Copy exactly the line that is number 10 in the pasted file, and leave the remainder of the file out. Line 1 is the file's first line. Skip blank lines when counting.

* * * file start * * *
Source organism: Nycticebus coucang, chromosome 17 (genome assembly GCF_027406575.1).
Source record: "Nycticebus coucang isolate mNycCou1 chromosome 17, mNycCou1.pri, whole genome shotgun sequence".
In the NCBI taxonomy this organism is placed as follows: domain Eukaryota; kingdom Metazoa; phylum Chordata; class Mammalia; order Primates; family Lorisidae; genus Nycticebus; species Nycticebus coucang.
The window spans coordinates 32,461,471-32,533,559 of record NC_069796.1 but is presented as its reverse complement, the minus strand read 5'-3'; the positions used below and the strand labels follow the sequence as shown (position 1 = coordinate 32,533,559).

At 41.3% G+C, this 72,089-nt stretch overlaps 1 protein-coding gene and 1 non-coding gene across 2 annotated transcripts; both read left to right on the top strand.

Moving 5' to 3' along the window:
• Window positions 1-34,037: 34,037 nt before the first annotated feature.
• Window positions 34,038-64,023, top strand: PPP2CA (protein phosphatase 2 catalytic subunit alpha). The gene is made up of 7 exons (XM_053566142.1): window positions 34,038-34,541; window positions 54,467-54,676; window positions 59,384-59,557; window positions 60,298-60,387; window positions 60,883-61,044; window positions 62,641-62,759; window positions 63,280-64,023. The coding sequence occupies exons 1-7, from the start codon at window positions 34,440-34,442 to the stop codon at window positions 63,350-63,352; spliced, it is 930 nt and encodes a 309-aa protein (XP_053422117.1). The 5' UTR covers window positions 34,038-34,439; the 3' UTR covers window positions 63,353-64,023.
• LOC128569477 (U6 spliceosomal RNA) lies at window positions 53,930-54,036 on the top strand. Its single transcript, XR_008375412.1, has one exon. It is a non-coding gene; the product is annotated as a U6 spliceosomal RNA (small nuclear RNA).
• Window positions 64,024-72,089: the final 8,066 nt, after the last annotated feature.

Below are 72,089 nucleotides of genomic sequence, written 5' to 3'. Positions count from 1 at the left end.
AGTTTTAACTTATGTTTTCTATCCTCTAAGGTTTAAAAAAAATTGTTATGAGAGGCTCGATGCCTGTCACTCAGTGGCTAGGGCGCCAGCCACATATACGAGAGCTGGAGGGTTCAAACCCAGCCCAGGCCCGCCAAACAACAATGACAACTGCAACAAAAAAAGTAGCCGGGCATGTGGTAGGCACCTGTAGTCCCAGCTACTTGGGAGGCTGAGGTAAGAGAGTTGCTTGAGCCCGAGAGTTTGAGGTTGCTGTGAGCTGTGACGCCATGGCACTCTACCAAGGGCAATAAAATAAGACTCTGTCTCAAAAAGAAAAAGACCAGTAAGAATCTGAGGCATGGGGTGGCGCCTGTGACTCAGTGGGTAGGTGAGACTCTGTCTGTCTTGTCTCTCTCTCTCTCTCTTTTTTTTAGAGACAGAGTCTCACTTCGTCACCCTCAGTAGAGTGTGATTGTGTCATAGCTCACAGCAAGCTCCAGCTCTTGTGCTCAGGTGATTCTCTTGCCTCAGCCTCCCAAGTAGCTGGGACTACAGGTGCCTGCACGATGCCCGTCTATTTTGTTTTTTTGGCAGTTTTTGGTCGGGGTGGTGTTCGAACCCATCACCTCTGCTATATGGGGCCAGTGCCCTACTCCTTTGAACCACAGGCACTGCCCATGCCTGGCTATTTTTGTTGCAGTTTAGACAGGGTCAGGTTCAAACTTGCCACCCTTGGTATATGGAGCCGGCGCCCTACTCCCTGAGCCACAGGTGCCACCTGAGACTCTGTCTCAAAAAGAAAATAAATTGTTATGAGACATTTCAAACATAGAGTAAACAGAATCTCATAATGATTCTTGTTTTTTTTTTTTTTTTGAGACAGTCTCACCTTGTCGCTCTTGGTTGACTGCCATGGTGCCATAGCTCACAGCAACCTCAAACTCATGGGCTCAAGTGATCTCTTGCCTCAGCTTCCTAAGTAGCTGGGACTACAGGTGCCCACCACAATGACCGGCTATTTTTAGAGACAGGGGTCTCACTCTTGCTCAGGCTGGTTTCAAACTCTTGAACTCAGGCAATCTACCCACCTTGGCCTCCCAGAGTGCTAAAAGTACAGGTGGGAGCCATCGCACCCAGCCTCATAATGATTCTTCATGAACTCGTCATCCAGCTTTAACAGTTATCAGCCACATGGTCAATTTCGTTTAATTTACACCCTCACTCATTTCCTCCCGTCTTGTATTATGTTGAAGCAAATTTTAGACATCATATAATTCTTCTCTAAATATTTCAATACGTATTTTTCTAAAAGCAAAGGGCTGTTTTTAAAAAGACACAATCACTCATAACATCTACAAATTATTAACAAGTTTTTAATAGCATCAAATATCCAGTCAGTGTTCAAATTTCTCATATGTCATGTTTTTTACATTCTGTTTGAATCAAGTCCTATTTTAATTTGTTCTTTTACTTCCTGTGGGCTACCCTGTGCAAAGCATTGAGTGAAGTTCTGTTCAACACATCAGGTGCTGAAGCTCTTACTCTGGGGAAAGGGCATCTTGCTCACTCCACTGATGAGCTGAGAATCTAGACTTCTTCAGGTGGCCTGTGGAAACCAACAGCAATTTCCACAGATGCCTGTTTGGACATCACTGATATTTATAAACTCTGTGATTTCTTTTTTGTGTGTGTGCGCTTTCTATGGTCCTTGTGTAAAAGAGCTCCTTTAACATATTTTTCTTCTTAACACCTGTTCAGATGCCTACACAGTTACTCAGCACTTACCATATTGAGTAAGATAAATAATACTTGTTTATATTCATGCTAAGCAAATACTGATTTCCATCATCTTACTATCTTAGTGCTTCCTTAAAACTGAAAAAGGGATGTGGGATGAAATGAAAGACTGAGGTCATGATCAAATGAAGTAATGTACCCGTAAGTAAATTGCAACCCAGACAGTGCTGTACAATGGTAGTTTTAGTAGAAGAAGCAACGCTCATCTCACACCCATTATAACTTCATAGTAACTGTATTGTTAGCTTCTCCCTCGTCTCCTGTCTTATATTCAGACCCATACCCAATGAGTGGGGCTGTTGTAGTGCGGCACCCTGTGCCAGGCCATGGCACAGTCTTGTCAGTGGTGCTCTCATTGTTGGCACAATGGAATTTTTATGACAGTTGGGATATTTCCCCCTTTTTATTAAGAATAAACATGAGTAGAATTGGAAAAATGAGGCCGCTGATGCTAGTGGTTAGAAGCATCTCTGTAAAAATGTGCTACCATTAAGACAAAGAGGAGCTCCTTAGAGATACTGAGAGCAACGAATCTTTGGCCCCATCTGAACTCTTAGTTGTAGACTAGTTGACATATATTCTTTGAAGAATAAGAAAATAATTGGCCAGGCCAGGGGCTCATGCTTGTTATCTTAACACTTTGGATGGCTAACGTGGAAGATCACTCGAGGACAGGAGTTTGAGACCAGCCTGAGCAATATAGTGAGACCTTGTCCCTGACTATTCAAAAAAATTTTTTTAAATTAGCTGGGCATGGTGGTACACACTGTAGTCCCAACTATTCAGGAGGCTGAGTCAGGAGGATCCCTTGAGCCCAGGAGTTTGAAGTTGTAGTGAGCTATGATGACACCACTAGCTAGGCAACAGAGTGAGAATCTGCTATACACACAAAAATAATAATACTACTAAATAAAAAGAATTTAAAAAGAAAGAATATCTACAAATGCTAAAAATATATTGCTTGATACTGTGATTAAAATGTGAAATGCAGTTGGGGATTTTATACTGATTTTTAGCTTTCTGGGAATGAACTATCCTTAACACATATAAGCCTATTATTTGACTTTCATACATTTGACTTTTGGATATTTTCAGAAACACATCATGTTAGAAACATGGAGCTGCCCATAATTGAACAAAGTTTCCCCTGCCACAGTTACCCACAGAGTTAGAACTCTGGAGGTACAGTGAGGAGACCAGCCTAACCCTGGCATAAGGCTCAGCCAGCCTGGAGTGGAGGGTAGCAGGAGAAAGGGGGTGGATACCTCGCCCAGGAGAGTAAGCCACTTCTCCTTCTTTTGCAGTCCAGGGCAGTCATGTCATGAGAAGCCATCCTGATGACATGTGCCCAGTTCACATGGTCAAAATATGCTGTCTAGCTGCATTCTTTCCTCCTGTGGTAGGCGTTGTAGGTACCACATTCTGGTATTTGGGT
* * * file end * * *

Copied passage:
• Window positions 64,024-72,089: the final 8,066 nt, after the last annotated feature.